Michelle is a joy to work with for many reasons -- her great natural talent, her work ethic, her desire to be the best. But most exciting is that we don't know what she's capable of; she might change the game as we know it.
A couple of years ago, Michelle had a powerful golf swing, but with a few adolescent flaws. She used to move off the ball going back, overswing, and have an overly active hip clearance and hand action, which put too much emphasis on timing through impact. We've worked hard to eliminate that wasted motion, which has improved her ball-striking consistency. Today her swing is very repeatable.
For a tall player, Michelle has superb posture. We've tweaked her set-up angles, and she now has a solid foundation to support her big swing. She maintains her angles beautifully as she turns to the top, building a tremendous amount of torque. We've basically tightened up her backswing a bit, without sacrificing her wide arc and full-body coil. With a more compact backswing, she's able to drive it in play more regularly and have much greater iron control.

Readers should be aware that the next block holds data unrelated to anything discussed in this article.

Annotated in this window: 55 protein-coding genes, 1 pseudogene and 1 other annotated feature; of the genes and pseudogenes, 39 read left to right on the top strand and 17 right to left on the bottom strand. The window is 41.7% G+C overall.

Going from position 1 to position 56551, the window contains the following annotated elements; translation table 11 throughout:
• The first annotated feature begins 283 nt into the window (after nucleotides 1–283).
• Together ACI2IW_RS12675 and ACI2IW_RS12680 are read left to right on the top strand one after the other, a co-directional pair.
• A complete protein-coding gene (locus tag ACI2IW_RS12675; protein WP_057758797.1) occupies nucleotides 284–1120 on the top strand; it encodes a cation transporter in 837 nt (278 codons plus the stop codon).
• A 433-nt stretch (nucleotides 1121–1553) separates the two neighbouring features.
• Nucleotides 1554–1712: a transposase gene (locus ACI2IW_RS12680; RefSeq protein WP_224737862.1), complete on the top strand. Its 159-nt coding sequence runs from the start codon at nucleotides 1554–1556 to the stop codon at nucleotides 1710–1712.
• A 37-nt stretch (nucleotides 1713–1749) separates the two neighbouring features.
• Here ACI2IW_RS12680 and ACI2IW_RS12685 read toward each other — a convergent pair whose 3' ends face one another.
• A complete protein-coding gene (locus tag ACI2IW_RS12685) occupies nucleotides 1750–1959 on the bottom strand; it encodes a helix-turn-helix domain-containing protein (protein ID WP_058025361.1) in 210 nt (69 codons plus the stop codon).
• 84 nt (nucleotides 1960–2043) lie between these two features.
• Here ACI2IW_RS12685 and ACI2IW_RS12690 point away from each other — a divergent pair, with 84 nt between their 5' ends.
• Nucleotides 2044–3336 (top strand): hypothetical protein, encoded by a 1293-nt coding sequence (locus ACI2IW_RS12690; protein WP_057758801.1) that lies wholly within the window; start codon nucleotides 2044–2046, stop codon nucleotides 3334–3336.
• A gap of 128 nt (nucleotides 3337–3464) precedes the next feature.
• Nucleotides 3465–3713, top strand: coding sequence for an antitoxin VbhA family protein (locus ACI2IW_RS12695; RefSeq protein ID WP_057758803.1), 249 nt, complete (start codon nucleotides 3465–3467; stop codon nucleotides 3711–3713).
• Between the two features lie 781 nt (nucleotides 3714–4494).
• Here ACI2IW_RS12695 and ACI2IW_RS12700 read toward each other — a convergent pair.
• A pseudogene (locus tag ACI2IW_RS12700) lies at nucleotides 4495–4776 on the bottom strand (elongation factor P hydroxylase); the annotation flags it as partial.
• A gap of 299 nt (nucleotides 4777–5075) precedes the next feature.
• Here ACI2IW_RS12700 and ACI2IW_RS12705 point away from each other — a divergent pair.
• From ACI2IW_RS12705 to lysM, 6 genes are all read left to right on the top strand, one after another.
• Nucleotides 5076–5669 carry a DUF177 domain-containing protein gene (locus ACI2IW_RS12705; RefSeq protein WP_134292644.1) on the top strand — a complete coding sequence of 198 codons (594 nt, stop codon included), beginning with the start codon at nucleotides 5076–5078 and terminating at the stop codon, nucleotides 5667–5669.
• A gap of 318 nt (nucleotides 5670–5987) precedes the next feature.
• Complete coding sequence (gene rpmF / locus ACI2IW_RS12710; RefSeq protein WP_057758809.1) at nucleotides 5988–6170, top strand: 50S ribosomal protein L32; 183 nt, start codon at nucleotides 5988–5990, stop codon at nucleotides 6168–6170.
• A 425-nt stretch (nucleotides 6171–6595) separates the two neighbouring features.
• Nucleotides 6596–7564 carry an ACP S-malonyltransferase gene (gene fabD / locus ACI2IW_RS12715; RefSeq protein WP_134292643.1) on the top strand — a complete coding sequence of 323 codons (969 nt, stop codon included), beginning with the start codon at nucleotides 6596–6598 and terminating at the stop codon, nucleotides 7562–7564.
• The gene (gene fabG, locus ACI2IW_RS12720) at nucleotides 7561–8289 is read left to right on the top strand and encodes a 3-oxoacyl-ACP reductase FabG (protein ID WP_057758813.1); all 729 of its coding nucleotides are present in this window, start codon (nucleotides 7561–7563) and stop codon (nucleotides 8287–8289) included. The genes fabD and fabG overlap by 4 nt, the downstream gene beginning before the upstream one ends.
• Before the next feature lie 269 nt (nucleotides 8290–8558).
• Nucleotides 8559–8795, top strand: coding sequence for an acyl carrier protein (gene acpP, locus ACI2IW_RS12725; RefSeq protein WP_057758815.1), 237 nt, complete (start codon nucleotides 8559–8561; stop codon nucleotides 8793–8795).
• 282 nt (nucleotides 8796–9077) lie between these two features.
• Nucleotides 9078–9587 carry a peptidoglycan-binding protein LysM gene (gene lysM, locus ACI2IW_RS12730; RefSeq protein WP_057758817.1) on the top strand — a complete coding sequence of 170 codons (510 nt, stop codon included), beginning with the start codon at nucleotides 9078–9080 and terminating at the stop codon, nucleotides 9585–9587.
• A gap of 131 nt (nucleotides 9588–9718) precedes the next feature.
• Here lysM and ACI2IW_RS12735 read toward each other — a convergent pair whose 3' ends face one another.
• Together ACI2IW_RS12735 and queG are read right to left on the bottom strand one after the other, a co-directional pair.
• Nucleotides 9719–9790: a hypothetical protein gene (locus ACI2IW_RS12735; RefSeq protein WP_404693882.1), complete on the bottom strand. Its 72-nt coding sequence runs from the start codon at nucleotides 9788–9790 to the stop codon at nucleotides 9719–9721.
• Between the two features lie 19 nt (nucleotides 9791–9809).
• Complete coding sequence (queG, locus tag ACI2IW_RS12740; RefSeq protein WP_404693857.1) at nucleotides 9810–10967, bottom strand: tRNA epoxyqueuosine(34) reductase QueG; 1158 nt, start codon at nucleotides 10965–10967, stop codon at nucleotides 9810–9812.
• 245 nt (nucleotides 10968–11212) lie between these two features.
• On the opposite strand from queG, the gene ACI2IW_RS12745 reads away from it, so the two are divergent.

Michelle doesn't like to put a lot of curve on the ball, but she does play a soft draw. As a result of her high, wide arc combined with her speed, she hits her middle and long irons with a high trajectory into the greens, creating a lot of spin, a trait most LPGA players don't have.
Michelle hits the ball 280 yards under normal conditions, so she is only average length on the men's tour. She knows she has to get longer and stronger to compete -- and she's definitely up for the challenge. Michelle's turning 16 on Oct. 11, and we've only seen the tip of the iceberg as far as her potential is concerned. Her drive to be golf's first global player, competing in men's and women's events, is intense. She really could take the game in a new direction.
Based at ChampionsGate near Orlando, David Leadbetter operates 26 golf academies worldwide.